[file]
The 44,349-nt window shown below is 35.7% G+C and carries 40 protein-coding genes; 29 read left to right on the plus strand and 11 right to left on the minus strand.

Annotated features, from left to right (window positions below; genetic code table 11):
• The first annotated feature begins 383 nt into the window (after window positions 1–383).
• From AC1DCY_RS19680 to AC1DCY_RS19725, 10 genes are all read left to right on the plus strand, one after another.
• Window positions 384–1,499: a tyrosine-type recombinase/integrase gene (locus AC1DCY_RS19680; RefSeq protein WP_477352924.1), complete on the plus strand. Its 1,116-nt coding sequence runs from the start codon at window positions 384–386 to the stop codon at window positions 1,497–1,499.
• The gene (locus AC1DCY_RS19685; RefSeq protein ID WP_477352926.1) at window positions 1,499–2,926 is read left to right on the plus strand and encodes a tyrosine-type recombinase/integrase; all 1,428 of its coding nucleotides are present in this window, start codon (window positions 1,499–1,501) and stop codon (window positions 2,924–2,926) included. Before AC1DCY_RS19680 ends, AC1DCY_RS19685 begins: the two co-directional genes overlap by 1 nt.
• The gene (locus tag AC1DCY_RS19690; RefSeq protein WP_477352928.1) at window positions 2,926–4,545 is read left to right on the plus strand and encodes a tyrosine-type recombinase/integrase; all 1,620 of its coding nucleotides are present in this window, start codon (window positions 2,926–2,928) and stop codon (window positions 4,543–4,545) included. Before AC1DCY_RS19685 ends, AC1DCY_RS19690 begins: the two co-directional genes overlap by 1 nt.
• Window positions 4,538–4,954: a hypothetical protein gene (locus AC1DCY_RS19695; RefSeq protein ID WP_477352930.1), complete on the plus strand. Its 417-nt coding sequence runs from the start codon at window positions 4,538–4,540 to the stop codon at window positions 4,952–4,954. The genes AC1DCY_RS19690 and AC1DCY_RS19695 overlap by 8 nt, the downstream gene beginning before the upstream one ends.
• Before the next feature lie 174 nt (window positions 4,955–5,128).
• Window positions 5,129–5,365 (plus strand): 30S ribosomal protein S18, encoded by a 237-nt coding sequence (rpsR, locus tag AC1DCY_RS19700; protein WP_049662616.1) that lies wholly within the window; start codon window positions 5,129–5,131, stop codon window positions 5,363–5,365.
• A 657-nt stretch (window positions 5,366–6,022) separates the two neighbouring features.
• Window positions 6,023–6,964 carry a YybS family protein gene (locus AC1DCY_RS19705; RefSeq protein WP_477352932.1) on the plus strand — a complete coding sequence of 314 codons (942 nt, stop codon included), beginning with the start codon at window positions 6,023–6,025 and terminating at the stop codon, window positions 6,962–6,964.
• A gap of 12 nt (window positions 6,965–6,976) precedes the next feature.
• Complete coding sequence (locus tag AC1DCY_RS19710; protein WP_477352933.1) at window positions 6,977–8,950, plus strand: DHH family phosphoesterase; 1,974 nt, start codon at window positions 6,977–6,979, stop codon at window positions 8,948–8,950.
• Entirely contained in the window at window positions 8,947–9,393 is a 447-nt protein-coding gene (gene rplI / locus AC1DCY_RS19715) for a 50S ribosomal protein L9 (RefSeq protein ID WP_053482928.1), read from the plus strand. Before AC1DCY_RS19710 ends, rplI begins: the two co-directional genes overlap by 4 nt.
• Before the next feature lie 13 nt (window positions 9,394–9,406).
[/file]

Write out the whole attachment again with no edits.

The 44,349-nt window shown below is 35.7% G+C and carries 40 protein-coding genes; 29 read left to right on the plus strand and 11 right to left on the minus strand.

Annotated features, from left to right (window positions below; genetic code table 11):
• The first annotated feature begins 383 nt into the window (after window positions 1–383).
• From AC1DCY_RS19680 to AC1DCY_RS19725, 10 genes are all read left to right on the plus strand, one after another.
• Window positions 384–1,499: a tyrosine-type recombinase/integrase gene (locus AC1DCY_RS19680; RefSeq protein WP_477352924.1), complete on the plus strand. Its 1,116-nt coding sequence runs from the start codon at window positions 384–386 to the stop codon at window positions 1,497–1,499.
• The gene (locus AC1DCY_RS19685; RefSeq protein ID WP_477352926.1) at window positions 1,499–2,926 is read left to right on the plus strand and encodes a tyrosine-type recombinase/integrase; all 1,428 of its coding nucleotides are present in this window, start codon (window positions 1,499–1,501) and stop codon (window positions 2,924–2,926) included. Before AC1DCY_RS19680 ends, AC1DCY_RS19685 begins: the two co-directional genes overlap by 1 nt.
• The gene (locus tag AC1DCY_RS19690; RefSeq protein WP_477352928.1) at window positions 2,926–4,545 is read left to right on the plus strand and encodes a tyrosine-type recombinase/integrase; all 1,620 of its coding nucleotides are present in this window, start codon (window positions 2,926–2,928) and stop codon (window positions 4,543–4,545) included. Before AC1DCY_RS19685 ends, AC1DCY_RS19690 begins: the two co-directional genes overlap by 1 nt.
• Window positions 4,538–4,954: a hypothetical protein gene (locus AC1DCY_RS19695; RefSeq protein ID WP_477352930.1), complete on the plus strand. Its 417-nt coding sequence runs from the start codon at window positions 4,538–4,540 to the stop codon at window positions 4,952–4,954. The genes AC1DCY_RS19690 and AC1DCY_RS19695 overlap by 8 nt, the downstream gene beginning before the upstream one ends.
• Before the next feature lie 174 nt (window positions 4,955–5,128).
• Window positions 5,129–5,365 (plus strand): 30S ribosomal protein S18, encoded by a 237-nt coding sequence (rpsR, locus tag AC1DCY_RS19700; protein WP_049662616.1) that lies wholly within the window; start codon window positions 5,129–5,131, stop codon window positions 5,363–5,365.
• A 657-nt stretch (window positions 5,366–6,022) separates the two neighbouring features.
• Window positions 6,023–6,964 carry a YybS family protein gene (locus AC1DCY_RS19705; RefSeq protein WP_477352932.1) on the plus strand — a complete coding sequence of 314 codons (942 nt, stop codon included), beginning with the start codon at window positions 6,023–6,025 and terminating at the stop codon, window positions 6,962–6,964.
• A gap of 12 nt (window positions 6,965–6,976) precedes the next feature.
• Complete coding sequence (locus tag AC1DCY_RS19710; protein WP_477352933.1) at window positions 6,977–8,950, plus strand: DHH family phosphoesterase; 1,974 nt, start codon at window positions 6,977–6,979, stop codon at window positions 8,948–8,950.
• Entirely contained in the window at window positions 8,947–9,393 is a 447-nt protein-coding gene (gene rplI / locus AC1DCY_RS19715) for a 50S ribosomal protein L9 (RefSeq protein ID WP_053482928.1), read from the plus strand. Before AC1DCY_RS19710 ends, rplI begins: the two co-directional genes overlap by 4 nt.
• Before the next feature lie 13 nt (window positions 9,394–9,406).